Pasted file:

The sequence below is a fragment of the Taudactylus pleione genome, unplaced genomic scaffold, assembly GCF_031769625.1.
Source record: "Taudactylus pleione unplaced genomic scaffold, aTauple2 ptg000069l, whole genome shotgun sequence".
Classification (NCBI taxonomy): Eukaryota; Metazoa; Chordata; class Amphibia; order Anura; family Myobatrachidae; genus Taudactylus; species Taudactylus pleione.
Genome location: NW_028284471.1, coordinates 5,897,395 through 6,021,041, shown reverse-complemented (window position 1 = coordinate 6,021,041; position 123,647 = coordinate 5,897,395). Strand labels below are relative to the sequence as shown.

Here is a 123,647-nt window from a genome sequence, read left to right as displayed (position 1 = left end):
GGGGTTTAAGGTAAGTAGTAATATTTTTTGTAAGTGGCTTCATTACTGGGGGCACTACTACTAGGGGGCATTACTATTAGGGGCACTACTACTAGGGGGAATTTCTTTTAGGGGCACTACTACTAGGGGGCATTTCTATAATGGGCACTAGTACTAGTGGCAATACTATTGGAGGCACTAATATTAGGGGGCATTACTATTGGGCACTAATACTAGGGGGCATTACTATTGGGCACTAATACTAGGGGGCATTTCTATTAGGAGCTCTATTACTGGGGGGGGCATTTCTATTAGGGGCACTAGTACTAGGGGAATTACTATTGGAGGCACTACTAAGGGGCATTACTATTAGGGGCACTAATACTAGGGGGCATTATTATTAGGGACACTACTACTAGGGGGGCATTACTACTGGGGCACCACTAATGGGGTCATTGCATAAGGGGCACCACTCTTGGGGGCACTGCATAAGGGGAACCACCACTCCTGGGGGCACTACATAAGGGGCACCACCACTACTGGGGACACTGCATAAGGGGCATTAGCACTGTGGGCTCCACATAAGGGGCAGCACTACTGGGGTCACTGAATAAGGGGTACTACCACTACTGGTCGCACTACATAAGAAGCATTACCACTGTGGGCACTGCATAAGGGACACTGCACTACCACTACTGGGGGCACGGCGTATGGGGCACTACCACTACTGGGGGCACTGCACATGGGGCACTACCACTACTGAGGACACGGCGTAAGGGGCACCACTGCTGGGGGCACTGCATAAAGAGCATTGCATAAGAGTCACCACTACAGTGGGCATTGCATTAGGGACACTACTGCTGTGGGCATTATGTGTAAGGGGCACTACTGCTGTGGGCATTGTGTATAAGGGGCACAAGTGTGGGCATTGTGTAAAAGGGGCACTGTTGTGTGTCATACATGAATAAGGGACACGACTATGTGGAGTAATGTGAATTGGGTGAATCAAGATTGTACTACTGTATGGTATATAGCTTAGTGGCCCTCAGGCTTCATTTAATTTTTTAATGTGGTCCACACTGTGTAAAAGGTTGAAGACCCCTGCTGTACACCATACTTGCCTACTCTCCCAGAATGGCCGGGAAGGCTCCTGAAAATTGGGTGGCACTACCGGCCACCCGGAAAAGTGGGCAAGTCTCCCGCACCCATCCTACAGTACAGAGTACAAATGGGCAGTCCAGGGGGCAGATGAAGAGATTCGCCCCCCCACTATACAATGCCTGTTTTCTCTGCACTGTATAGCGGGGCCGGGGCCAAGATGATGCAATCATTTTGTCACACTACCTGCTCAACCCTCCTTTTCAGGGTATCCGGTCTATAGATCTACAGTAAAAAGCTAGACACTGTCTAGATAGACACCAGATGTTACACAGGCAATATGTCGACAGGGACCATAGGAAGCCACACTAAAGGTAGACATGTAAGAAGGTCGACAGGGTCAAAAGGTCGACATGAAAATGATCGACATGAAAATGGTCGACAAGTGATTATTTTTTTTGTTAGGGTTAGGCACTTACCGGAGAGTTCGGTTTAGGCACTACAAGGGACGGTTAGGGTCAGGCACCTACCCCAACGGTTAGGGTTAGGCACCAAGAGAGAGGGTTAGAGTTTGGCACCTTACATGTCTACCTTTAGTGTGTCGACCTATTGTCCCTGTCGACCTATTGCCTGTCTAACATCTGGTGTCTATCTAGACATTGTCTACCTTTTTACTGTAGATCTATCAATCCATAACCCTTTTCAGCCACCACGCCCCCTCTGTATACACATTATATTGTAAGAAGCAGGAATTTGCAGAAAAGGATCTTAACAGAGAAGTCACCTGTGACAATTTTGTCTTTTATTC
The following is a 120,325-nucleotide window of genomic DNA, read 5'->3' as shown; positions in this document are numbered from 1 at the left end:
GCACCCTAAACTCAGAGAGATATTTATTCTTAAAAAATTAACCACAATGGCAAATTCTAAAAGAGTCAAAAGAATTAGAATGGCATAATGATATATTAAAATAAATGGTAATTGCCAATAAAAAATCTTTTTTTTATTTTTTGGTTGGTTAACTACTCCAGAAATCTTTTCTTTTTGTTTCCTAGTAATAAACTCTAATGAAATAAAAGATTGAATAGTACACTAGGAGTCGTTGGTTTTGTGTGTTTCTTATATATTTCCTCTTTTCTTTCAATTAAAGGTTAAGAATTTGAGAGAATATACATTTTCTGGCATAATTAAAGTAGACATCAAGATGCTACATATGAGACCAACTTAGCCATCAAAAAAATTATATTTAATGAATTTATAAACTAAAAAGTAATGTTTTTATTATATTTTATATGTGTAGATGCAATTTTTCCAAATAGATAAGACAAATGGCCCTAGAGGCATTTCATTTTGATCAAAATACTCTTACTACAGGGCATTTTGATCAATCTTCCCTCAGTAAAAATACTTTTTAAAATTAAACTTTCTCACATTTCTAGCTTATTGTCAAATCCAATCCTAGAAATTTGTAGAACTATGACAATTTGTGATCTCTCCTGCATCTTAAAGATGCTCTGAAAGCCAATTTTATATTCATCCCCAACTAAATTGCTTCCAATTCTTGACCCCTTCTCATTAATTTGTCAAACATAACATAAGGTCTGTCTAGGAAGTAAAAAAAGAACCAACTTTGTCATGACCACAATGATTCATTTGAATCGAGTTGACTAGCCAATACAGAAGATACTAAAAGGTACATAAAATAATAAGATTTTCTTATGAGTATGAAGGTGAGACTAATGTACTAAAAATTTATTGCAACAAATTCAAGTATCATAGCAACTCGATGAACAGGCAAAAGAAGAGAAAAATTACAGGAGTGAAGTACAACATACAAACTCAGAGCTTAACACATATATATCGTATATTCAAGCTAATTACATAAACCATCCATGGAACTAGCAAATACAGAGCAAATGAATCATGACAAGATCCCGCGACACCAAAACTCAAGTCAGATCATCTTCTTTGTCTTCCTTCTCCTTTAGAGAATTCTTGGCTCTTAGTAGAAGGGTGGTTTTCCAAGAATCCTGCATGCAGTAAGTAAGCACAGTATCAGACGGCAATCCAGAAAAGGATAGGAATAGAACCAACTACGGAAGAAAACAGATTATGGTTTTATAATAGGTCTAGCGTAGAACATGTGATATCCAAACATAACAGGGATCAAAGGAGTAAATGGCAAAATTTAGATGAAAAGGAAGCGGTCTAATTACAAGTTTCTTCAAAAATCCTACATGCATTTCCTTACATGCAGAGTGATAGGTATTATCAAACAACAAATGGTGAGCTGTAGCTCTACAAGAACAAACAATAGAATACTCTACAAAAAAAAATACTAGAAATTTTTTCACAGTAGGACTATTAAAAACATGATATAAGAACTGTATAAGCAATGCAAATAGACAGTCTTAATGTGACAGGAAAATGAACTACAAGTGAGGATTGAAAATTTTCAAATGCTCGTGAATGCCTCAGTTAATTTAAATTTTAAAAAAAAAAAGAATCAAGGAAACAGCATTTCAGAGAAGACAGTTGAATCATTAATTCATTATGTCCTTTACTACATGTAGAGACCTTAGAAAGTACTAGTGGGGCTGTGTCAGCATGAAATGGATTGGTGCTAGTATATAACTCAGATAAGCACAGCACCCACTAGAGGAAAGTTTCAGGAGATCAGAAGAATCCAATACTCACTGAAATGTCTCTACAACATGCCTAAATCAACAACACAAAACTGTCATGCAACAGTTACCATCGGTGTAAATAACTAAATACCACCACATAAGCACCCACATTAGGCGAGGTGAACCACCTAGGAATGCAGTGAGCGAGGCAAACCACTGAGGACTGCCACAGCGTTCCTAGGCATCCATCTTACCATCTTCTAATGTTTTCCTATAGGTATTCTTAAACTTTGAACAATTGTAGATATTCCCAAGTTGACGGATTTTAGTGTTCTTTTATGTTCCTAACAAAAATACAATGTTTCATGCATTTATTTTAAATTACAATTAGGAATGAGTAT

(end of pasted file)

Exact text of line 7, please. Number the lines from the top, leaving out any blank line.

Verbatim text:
The following is a 120,325-nucleotide window of genomic DNA, read 5'->3' as shown; positions in this document are numbered from 1 at the left end: